Independence Day weekend! Time to get drunk, do some coke, and eat your friends! At least that’s what’s going on for our little group of six: leading man Steve (Danny Zaporozan), sassy best friend of color Bash (Behtash Fazlali), token Black guy Wheeler (Ian Collins), Steve’s girlfriend Brie (Debs Howard), Wheeler’s girlfriend Trish (Kylee Bush) and the other one, Rox (Marina Pascua). Their plans involve going to a secluded cabin and partying their faces off. Literally, it turns out, as the cocaine they’re doing contains a human-made neurotropic virus that turns them into rage zombies straight out of 28 Days Later.
It’s not a movie widely loved by critics, so I went in thinking it might be cheap or technically amateurish. I was taken by the opening, which shows people literally bathing in blood to a metal tune. It’s oddly beautiful, and it looks entirely professional. The next few scenes were competently acted with what looks like quality cameras, and I concluded in my notes that “This isn’t horrible.” I continued to think so until about two-thirds of the way through when the movie, never full-on scary to begin with, becomes unintentionally funny. The characters with the virus (the guys anyway–for some reason women just hunker down and bawl) start acting like territorial velociraptors, pouncing on each other and snarling. It should not be funny when someone we’re supposed to care about rolls off of a roof or falls into a fire, but damn if I didn’t laugh when it happens.
Half of the main characters are likable. Brie is pretty cool. She has medical knowledge, and she can work a CB radio. She’s the only one sharp enough to ask questions like, “Are there any other doors?” when the first of them goes berserk and is lurking outside. She doesn’t do drugs with her friends, not because she’s a prudish final girl but because she had a past problem. Bash is cute and funny (though his habit of delivering almost all of his dialogue in exaggerated goofy voices gets old after a while). Steve is vanilla on all levels but overall pleasant. Meanwhile, Rox’s entire personality is that she’s longing to get into Bash’s shorts, and Trish is insufferably snobby. Wheeler comes across as an okay guy, but severely troubled. He stands out as the only Black person–not just among the leads but in the entire movie–and he’s a criminal. A segment with detectives investigating a separate drug-related murder reveals Wheeler’s extensive record for violent assault.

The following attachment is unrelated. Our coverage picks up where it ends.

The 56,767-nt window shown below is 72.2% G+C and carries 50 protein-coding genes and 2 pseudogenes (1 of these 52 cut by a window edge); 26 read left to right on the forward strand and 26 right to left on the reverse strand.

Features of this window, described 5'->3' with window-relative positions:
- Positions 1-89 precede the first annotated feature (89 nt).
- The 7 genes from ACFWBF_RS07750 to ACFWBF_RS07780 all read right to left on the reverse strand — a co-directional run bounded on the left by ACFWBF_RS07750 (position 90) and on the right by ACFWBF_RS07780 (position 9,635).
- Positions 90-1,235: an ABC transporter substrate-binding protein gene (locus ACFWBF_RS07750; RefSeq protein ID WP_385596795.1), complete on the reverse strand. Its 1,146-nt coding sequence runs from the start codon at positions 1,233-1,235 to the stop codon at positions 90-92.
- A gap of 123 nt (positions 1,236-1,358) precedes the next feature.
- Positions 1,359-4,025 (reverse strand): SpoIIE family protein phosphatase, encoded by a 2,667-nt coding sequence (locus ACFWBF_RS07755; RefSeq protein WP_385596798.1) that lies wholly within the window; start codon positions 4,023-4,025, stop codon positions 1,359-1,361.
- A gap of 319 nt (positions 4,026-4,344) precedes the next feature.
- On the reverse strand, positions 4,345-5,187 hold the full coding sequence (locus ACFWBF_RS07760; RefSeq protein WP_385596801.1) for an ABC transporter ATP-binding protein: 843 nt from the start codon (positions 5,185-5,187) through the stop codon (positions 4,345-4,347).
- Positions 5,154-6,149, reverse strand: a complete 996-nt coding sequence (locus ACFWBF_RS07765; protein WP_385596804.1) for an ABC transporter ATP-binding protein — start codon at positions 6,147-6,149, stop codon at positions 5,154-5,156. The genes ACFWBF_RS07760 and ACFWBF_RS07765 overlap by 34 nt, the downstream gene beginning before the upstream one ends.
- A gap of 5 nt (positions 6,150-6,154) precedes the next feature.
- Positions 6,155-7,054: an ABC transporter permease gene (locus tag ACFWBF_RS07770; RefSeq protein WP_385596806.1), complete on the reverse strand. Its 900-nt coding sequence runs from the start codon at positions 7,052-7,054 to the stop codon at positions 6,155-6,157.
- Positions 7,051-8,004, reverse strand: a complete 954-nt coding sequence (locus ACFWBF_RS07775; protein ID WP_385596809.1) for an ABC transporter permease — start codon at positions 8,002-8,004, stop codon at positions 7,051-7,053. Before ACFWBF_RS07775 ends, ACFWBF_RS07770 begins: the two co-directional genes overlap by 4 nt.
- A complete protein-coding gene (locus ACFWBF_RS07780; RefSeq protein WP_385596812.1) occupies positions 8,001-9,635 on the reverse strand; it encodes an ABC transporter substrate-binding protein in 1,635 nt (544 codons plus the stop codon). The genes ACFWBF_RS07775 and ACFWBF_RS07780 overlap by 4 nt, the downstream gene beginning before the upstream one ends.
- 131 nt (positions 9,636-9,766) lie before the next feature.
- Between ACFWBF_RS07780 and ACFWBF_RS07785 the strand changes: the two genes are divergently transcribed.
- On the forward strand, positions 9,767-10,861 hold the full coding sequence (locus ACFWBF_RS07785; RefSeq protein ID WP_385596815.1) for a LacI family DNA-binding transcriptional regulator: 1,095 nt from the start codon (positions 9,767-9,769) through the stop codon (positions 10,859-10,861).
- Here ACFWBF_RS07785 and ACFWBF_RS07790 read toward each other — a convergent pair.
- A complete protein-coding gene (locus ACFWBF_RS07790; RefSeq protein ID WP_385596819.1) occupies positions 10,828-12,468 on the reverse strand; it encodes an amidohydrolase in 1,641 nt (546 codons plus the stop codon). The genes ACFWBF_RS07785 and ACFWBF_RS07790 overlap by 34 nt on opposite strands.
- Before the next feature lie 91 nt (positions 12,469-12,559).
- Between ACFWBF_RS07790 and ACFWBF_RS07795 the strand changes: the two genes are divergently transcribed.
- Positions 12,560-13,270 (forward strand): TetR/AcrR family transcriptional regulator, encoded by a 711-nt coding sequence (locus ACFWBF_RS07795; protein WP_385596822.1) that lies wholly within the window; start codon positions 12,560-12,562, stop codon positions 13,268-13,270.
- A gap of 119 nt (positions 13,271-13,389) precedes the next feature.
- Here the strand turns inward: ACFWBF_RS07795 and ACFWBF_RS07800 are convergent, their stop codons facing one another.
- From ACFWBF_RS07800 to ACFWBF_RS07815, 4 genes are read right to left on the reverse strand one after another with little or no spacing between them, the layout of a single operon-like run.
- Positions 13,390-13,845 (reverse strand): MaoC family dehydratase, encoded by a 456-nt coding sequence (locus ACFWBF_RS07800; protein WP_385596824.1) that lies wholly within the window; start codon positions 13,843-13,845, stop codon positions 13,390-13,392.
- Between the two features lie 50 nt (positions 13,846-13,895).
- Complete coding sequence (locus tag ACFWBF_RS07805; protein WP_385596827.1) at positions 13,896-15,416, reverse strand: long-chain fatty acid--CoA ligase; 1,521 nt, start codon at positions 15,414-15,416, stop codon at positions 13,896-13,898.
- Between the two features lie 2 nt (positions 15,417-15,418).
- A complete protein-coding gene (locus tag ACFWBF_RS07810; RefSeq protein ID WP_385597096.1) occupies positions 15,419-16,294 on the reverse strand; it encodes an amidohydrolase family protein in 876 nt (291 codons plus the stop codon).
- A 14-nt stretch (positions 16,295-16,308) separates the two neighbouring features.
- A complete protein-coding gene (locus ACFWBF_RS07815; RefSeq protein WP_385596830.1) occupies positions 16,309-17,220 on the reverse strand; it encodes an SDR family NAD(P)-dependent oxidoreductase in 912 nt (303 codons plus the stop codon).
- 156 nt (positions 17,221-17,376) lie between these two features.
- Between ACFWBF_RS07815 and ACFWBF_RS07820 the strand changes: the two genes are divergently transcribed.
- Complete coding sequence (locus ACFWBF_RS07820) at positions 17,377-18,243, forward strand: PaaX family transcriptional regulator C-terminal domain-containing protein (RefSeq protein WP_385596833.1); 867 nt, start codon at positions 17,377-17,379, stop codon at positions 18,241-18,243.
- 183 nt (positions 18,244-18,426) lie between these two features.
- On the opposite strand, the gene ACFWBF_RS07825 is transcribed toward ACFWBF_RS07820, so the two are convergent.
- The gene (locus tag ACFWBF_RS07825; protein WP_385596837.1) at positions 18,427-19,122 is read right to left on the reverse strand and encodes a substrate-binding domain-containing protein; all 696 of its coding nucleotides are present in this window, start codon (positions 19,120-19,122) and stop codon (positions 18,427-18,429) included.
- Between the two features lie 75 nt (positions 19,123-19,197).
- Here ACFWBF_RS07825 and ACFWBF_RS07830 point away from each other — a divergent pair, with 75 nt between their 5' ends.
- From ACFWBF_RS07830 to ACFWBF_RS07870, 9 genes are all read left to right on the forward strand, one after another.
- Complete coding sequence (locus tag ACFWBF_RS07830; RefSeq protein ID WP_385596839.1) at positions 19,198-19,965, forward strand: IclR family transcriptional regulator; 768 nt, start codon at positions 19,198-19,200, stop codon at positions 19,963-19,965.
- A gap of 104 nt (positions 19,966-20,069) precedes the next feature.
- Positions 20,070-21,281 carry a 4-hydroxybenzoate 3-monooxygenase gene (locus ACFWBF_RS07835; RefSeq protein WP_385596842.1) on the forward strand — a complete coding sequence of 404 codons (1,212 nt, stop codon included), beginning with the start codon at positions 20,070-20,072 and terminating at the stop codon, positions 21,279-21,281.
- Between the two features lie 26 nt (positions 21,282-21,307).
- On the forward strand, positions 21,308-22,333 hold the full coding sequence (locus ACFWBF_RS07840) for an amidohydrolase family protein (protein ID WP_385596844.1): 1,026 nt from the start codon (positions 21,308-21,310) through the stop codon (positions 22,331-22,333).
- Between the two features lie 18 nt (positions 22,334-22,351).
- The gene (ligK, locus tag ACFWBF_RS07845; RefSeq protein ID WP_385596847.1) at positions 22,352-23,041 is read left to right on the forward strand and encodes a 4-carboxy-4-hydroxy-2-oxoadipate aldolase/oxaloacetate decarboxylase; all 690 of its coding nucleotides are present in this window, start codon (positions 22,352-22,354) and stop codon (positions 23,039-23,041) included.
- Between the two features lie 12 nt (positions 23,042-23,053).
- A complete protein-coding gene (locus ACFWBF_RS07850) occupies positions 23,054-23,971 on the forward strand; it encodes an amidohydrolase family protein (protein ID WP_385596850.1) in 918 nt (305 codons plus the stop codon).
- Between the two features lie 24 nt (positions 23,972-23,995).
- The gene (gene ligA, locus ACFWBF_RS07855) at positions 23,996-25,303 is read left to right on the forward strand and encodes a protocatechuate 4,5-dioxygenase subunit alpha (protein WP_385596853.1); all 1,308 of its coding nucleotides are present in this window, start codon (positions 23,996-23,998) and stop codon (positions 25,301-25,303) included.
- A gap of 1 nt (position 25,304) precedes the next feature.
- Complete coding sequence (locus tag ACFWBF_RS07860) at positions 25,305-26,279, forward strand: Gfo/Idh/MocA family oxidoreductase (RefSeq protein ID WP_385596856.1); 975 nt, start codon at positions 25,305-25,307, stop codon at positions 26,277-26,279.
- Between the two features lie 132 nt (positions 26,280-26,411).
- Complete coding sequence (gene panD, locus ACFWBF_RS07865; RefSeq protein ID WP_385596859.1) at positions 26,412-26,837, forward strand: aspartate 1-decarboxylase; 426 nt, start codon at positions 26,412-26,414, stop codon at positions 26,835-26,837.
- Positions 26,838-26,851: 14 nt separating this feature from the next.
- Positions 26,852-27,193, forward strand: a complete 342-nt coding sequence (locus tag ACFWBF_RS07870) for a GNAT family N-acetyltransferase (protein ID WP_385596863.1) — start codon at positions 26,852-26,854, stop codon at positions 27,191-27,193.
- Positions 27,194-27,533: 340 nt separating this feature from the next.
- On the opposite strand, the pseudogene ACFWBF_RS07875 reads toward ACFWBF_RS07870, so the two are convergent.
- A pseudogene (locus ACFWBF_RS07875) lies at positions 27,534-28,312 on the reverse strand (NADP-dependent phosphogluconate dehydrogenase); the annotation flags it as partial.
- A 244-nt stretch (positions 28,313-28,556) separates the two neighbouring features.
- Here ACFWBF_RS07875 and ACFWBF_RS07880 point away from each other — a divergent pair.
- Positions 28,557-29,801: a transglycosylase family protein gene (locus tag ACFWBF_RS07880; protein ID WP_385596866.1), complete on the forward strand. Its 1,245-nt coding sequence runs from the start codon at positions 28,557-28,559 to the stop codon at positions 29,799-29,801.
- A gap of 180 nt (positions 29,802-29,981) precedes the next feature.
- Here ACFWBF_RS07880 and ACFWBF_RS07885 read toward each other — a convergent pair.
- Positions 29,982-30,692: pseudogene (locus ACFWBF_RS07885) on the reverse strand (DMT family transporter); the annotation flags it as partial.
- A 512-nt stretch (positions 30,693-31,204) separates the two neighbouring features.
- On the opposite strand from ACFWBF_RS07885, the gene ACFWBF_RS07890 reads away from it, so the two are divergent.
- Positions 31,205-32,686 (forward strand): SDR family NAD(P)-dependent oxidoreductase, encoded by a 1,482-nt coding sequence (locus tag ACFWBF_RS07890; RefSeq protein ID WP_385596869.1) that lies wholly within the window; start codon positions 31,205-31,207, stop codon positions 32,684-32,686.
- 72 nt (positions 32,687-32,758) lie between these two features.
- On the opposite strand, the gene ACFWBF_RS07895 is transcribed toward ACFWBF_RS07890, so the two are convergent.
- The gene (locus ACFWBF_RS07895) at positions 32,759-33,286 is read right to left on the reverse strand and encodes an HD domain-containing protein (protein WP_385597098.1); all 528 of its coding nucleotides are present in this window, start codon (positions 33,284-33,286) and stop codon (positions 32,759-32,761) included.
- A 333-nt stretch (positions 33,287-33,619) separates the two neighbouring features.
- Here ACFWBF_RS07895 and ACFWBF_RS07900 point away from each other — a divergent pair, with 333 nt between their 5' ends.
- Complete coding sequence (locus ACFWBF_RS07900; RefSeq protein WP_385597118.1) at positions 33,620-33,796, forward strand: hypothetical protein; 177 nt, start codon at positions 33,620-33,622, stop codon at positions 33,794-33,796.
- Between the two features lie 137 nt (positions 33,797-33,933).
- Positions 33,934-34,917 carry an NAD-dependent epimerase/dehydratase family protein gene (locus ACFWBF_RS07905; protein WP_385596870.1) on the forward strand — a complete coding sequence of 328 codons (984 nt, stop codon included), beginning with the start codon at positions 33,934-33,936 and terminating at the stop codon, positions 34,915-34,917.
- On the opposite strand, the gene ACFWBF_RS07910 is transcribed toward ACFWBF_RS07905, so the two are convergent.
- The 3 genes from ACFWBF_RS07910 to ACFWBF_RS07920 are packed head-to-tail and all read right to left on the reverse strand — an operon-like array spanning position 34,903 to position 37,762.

A resounding theme in the movie is that drugs are bad (mmmkay?). In one exceedingly heavy-handed scene a character looks square at Wheeler, who brought the cocaine and also expositionally dealt some to b-plot Zoe (Tatyana Forrest), and whines “You did this.” Immediately, the camera cuts to all the dead bodies lying around from the span of the movie. It might be okay for the filmmakers to make Wheeler Black (especially if he wasn’t the only Black person around) if they were emphasizing the issue of drug use in inner city neighborhoods (or, alternately, instead of a felon, making him as rich and spoiled as Trish, turning the angry Black guy stereotype that they went with on its head), considering the plotline that the government is behind the infections, mirroring the real-life theory that the CIA purposely distributed crack among the poor, but the main focus of the movie is how Wheeler singlehandedly ruins the lives of upper class white folks.
Overall, I found it entertaining but majorly flawed. I honestly don’t know if the bits I was impressed by (like the authentic feel of the friends having fun or the scene with the main antagonist’s wife–not spoiling that for you further) can counter the white privilege so heaped up that it’s almost physically palpable. Maybe do it for Bash?